Netflix has removed an episode of “Designated Survivor,” in which a fictitious Turkish president is portrayed as a villain, from its service in Turkey following a demand by the Radio and Television High Council (RTÜK). The episode in question, the seventh one of season two, is still available on Netflix in all other countries.
A Netflix production called “Love 101” about a group of high school students was criticized by Turkey’s Radio and Television High Council (RTÜK) when a fake Twitter account posing as the producers hinted that one of the characters was not heterosexual, binary or cis-gendered. "We couldn’t possibly overlook any content that could badly affect the development of kids and young adults,” RTÜK Chair Ebubekir Şahin said.
Twitter has exploded after a hint that one of the main characters of the new Turkish series Netflix Aşk 101 (Love 101) will be LGBT. Twitter in Turkey on April 8 headed the hashtag #netflixadamol (which translates as "Netflix, be a man").
Serbian actor Darko Peric, the star of Netflix's hit series La Casa de Papel (Money Heist), said that if he hadn't chosen the code name of "Helsinki" in the show, he would choose Istanbul. Ekrem İmamoğlu, the city's mayor said, "Helsinki is right."
A deadly virus has struck Istanbul. Panicked people flood the streets hoping to snatch up whatever necessities they can find. They attack each other while lining up for bottles of drinking water. Now that The Protector’s third season carries undeniable resonances with the most hot-button issue of the day, contagious viruses, it seems the most we can expect from the show is this kind of accidental relevance.
Netflix Turkey will be producing at least three new shows, their first feature film and a reality show in the coming season, they announced in an event March 10. Netflix Turkey also signed on for a third season of its hit show "The Gift."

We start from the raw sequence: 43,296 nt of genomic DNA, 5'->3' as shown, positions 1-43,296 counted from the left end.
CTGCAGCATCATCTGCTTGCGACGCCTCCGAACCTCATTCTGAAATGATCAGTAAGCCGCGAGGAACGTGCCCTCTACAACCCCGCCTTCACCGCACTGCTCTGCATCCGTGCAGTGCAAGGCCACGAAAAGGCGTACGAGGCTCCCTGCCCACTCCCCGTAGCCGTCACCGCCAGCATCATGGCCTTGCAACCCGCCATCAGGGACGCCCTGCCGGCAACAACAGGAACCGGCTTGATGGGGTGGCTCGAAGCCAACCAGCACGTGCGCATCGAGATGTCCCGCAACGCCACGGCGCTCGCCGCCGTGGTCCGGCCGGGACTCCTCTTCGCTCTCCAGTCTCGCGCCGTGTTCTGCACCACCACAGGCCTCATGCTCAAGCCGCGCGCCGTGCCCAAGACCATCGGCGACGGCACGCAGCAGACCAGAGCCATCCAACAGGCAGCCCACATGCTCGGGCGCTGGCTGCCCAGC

Popular online streaming service Netflix will now offer direct access to Turkish TV shows and movies for its 167 million users in 190 different countries. While the web navigation menu now offers the option "Turkish TV Shows & Movies," users can also access the collection at netflix.com/MadeinTurkey.
Unlike previous films, Netflix's Rise of Empires aspires to be both a documentary and historical epic, ending up as a strange mix of the two. At best, the documentary side seeks to provide additional narrative and drama to the reenactment, making for a better story without really providing any historical perspective.
Egypt's Islamic authority Dar Al Ifta has said TV shows “Resurrection: Ertuğrul” and “Valley of the Wolves” are “wretched,” and that the Turkish productions aim to further President Recep Tayyip Erdoğan's dream of reviving the Ottoman Empire. “Erdoğan will not fail to actualize his dream ... through soft power, through cultural and artistic works. The best evidence of this is the series ‘Valley of the Wolves’ and the series ‘Resurrection: Ertuğrul,’” said the fatwa.